As I write this, I’m packing up for a little getaway to celebrate Mr. Incredible's and my fourth wedding anniversary. And while we need rest, and will probably do lots of reading, sleeping, and soaking in the jacuzzi, we’ll do our best to make this a time of actual celebration—to give thanks with joyful hearts for our lives together. Who knows? Maybe we’ll even splurge and do something really fun like snowshoeing or skiing. But we’ll see. I wouldn’t want to overdo it.

Wednesday, January 03, 2007

The Pursuit of Happyness

Note: I'm posting this because I am feeling a little overly attached to this version of an article I wrote for Seek magazine. I've been asked to revise it significantly, which part of me realizes will improve it beyond all recognition, and part of me is just fixating on the fact that it will be changed beyond all recognition.

I really try to keep my attachment in check . . . but sometimes, I act just like a moody artist. I figured it would be somewhat consoling to know that the article was "getting out there" (at least, to the four people who read my blog), and that would help me feel a little bit better about starting over again. Without further ado, I give you a film review.


A picture of poverty
Recent film prompts discussion of homelessness

Chris Gardner met his father for the first time at the age of 28. He saw him only one other time: at his father’s funeral. So when he had a son of his own, he was determined to stay in Chris Jr.’s life—no matter what.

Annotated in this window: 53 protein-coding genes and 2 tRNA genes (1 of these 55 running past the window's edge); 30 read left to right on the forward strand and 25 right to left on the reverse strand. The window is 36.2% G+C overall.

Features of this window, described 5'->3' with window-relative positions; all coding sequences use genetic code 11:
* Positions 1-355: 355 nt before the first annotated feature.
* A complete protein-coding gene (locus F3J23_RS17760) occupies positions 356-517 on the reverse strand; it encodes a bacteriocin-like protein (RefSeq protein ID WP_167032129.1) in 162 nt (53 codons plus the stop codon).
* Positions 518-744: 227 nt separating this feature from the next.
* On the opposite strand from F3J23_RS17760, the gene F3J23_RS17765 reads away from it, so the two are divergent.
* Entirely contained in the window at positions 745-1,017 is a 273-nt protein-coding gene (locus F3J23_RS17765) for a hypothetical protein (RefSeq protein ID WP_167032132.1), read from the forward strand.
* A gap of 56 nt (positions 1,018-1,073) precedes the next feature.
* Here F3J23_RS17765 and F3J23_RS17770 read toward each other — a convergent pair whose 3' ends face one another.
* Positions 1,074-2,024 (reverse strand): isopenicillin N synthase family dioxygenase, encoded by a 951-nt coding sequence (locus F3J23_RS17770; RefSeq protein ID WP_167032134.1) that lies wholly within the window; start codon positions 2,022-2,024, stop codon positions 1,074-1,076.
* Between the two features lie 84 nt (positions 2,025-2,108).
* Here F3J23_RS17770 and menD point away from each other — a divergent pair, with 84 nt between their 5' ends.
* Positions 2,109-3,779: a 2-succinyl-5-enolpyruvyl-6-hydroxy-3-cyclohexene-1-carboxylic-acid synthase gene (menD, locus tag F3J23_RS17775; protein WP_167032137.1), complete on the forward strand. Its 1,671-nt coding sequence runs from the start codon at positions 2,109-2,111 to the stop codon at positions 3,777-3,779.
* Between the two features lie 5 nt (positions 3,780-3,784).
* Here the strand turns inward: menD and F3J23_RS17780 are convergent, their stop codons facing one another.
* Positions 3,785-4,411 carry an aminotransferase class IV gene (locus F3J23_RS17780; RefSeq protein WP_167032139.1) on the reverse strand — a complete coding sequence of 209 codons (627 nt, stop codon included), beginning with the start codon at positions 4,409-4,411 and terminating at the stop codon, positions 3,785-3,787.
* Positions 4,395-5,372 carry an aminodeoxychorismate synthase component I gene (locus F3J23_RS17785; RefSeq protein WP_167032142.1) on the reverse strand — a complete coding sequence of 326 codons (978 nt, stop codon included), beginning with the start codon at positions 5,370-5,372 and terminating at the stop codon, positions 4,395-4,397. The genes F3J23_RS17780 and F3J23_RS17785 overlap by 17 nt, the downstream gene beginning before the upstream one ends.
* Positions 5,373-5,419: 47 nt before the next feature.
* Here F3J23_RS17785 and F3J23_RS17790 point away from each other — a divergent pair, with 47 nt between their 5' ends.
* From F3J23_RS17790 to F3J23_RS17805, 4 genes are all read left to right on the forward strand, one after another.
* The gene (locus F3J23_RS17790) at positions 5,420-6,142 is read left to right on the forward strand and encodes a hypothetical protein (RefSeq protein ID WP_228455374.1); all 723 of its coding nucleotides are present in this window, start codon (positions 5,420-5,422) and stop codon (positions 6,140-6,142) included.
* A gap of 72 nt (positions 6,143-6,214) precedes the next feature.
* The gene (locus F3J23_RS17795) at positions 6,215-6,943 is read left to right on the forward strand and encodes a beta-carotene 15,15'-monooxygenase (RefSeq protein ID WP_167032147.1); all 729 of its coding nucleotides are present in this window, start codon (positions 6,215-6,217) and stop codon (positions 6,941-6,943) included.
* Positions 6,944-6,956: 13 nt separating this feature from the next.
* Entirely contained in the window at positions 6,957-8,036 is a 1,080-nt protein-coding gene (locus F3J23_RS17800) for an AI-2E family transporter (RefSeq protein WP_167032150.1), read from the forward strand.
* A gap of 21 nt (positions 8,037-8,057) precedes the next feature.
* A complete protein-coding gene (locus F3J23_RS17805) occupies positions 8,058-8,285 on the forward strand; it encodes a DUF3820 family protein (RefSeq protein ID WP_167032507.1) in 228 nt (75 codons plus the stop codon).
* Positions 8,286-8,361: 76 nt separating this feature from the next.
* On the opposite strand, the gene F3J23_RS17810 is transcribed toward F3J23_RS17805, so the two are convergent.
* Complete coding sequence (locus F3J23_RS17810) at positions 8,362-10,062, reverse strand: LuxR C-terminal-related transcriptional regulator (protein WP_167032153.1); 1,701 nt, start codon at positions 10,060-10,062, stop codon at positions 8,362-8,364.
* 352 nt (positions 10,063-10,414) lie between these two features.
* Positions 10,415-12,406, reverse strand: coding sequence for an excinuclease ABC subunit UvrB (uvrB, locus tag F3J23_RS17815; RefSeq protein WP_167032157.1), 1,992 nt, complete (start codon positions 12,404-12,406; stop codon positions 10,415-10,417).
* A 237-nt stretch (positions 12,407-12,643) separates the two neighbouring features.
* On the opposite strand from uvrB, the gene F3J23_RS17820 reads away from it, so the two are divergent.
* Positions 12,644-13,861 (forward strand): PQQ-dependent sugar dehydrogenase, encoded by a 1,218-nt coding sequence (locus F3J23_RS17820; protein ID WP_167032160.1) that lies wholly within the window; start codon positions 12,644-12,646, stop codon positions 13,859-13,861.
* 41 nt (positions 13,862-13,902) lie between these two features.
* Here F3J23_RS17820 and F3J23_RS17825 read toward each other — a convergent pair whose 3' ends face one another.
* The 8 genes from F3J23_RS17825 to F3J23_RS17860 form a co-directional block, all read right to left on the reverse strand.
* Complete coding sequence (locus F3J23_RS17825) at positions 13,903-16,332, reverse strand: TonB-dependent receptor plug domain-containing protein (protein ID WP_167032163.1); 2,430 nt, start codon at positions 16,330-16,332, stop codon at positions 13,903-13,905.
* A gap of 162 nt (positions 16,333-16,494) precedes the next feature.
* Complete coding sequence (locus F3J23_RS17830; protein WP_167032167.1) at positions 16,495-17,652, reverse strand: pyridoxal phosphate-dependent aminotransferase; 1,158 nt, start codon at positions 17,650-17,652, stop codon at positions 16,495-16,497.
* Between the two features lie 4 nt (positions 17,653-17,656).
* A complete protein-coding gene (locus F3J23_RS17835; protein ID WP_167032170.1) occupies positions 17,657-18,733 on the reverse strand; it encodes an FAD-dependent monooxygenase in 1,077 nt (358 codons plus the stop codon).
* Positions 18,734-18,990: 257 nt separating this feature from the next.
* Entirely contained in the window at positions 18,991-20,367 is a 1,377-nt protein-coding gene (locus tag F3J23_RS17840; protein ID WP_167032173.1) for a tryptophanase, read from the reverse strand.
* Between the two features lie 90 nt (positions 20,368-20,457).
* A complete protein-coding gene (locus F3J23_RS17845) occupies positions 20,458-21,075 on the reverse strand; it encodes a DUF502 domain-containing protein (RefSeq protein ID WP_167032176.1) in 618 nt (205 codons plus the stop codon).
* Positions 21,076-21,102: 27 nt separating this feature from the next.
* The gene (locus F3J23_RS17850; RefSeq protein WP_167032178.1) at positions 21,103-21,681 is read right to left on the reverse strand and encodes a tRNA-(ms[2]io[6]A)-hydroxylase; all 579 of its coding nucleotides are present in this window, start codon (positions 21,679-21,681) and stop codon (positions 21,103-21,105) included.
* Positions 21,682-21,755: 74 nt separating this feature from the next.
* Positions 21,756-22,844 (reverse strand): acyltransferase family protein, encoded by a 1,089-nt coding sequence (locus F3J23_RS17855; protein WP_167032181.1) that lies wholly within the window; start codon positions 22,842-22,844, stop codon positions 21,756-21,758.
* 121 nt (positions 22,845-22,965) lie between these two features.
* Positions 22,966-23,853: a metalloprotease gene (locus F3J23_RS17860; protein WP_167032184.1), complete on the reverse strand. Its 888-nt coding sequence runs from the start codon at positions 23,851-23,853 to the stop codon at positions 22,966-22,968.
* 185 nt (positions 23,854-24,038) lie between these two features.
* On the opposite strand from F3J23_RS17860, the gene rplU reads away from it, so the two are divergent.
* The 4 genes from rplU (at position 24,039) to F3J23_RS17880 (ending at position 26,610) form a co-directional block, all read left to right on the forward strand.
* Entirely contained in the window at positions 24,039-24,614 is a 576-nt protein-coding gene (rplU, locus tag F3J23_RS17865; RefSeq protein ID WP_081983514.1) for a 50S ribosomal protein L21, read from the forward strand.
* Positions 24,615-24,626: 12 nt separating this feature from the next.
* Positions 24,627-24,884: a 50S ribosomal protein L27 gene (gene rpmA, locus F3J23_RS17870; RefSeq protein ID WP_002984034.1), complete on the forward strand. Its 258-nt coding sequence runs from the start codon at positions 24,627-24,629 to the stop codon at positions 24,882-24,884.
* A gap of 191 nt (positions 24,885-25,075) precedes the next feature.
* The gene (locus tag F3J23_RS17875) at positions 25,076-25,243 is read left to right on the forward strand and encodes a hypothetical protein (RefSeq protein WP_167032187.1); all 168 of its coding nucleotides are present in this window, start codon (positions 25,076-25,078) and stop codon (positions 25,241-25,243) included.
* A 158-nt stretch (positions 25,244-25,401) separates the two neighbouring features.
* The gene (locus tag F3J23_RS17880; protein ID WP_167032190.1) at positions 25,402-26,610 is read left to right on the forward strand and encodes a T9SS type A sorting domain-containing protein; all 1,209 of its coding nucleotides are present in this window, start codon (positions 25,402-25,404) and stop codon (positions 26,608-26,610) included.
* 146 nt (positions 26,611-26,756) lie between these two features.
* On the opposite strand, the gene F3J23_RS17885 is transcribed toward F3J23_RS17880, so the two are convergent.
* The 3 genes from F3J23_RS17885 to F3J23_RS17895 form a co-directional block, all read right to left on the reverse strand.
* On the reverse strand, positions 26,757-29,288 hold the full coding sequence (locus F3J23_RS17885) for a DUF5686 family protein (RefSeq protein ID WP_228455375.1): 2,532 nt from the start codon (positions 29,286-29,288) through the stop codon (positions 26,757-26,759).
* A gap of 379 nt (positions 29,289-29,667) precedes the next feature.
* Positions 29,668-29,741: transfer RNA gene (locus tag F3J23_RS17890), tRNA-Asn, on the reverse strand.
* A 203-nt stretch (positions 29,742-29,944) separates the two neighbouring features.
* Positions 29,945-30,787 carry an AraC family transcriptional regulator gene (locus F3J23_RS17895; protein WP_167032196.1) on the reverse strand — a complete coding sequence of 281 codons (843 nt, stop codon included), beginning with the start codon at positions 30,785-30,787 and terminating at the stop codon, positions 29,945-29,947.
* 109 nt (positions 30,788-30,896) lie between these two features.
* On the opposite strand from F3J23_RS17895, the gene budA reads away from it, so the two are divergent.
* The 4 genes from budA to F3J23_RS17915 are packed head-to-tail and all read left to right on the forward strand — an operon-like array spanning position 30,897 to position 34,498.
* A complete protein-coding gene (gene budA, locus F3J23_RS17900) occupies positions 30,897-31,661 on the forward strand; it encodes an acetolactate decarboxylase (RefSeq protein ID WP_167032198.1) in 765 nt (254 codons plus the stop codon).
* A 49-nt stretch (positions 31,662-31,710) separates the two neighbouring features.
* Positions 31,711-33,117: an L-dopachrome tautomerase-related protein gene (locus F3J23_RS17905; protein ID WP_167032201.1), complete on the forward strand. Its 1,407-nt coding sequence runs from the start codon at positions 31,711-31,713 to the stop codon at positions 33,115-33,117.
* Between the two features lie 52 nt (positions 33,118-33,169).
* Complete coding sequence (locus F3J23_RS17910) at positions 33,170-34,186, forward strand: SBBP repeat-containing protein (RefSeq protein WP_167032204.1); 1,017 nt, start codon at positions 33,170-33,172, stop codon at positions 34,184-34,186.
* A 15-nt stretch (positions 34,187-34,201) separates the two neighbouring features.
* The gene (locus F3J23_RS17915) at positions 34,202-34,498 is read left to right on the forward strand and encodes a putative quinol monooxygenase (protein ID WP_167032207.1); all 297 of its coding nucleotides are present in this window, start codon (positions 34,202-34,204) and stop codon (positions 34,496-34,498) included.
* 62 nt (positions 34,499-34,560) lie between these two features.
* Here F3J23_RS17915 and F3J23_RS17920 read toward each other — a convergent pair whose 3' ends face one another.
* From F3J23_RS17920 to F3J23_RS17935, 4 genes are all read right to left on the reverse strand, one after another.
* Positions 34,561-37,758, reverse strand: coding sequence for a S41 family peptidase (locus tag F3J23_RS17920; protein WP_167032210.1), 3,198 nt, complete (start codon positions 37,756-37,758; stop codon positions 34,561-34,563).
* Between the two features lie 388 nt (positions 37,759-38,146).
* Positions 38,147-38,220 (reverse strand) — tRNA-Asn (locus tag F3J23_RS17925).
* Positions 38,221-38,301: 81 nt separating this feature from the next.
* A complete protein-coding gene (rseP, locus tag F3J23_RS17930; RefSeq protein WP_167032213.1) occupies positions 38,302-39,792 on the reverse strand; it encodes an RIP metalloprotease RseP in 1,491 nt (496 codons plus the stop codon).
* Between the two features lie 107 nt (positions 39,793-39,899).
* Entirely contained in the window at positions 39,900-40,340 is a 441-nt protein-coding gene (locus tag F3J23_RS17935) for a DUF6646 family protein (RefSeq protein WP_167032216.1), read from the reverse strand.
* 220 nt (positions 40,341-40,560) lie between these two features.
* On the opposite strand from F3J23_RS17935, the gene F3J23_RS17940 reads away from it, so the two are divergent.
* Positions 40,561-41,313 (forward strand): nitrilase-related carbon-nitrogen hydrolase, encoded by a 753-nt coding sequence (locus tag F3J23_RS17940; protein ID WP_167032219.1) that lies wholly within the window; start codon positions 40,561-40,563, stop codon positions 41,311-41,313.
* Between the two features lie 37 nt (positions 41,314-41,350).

Starring Will Smith, the 2006 film “The Pursuit of Happyness” brings Gardner’s story to light. The movie chronicles this father’s struggle to provide for his son without his wife, without a steady job, and (many times) without a place to call home.

On an interpersonal level, “The Pursuit of Happyness” offers a beautiful example of a father’s commitment to his child, and of nurturing care in desperate circumstances. But it is also a detailed look at the economics of poverty.Gardner wasn’t always homeless. In fact, at the beginning of the film, he and his wife and son share an apartment with running water, electricity, and the basic comforts of late 20th-century life in San Francisco. Always clean-shaven and respectably clad in a suit and tie, Gardner blends in with the middle class. But for him, as it is for so many people in our communities and in our churches, homelessness was only a paycheck away.

“The Pursuit of Happyness” is an important reminder that many of the people we see sleeping on park benches and dining at soup kitchens are not so different from us as we might think: they used to have jobs, homes, and families just like ours. No one can ever be 100 percent poverty-proof. Given the right circumstances, it could happen to anyone.

As portrayed in the film, Gardner’s pursuit of happiness was a fight for the right to work, to earn money to provide for his son. All he really wanted, all he struggled for, was a steady job that would enable him to have a permanent address, a place where his son could eat and sleep in safety—a home.

There are millions of people in our own neighborhoods and overseas who, like Gardner, are caught in poverty, without a place to sleep or the means to provide for their families. God’s love compels us to befriend, feed, clothe, and give shelter to all who need it. And when we do, Scripture reminds us, it’s all for Jesus.